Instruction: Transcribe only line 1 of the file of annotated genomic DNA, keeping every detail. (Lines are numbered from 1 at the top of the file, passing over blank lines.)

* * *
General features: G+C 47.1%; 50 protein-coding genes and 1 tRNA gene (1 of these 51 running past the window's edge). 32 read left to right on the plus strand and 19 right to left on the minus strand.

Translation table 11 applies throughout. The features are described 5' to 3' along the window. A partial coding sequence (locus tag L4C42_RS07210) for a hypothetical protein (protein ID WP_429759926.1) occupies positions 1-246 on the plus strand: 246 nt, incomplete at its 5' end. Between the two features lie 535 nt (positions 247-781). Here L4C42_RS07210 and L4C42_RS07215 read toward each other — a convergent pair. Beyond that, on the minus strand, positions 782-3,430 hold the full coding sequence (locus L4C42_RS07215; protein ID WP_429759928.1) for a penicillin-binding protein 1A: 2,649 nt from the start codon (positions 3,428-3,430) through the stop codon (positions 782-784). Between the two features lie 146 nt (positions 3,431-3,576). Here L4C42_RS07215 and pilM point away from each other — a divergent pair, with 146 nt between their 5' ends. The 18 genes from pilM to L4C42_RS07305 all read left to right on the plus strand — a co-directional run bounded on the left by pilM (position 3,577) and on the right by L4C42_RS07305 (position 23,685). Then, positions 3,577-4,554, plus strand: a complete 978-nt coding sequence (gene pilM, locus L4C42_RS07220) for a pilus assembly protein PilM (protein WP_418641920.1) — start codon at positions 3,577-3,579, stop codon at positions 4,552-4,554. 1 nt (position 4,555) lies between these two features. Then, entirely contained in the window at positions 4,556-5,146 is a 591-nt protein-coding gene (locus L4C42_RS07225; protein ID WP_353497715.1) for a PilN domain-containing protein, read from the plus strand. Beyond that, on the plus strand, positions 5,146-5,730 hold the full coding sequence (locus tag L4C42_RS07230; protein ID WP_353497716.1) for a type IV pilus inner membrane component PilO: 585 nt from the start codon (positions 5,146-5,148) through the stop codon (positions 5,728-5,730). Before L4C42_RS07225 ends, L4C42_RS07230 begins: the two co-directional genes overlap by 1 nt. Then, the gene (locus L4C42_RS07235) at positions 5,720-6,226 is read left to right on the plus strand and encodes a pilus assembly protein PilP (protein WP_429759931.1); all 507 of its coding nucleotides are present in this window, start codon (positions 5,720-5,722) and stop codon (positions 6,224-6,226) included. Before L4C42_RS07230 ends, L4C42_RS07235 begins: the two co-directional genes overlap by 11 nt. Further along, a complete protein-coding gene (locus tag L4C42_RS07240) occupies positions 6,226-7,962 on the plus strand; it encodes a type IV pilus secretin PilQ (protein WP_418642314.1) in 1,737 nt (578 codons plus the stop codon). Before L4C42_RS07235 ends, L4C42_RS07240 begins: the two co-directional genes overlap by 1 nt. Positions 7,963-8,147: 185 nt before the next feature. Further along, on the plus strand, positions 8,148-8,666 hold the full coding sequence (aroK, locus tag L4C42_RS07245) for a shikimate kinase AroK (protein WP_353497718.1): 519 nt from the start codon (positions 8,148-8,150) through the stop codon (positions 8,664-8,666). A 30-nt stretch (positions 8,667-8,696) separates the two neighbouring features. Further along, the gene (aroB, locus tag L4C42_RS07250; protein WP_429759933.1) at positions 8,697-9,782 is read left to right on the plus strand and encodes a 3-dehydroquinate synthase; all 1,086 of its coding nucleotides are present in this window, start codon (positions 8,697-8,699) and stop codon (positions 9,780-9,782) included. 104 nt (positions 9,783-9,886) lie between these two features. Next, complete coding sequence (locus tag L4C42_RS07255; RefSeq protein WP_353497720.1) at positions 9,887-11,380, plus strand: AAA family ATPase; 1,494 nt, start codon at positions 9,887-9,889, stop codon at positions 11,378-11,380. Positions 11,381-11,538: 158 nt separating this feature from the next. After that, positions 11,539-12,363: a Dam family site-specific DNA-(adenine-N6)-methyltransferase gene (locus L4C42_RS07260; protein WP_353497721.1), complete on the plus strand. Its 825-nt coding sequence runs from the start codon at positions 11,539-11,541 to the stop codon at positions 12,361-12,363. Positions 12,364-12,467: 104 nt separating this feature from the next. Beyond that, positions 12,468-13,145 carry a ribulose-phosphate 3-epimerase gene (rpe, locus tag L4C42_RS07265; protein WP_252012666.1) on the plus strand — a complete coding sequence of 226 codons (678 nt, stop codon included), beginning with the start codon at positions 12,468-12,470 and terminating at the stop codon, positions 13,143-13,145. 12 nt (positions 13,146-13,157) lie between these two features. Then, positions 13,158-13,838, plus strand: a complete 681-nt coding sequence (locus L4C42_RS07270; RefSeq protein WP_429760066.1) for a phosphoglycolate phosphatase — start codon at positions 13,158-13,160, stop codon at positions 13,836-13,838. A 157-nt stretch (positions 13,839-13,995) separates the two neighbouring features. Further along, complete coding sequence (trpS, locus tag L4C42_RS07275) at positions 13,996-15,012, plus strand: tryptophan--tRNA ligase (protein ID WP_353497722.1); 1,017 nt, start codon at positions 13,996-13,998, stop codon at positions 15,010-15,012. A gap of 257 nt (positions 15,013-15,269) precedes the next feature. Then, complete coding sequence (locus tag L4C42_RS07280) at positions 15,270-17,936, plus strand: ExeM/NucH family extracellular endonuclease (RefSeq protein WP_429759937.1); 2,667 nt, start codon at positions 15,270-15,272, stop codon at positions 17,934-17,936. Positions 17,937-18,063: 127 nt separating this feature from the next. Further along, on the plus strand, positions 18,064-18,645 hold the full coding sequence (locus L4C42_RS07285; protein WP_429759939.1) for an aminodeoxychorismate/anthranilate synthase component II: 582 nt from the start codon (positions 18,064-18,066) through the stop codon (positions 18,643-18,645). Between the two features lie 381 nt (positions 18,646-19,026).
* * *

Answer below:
General features: G+C 47.1%; 50 protein-coding genes and 1 tRNA gene (1 of these 51 running past the window's edge). 32 read left to right on the plus strand and 19 right to left on the minus strand.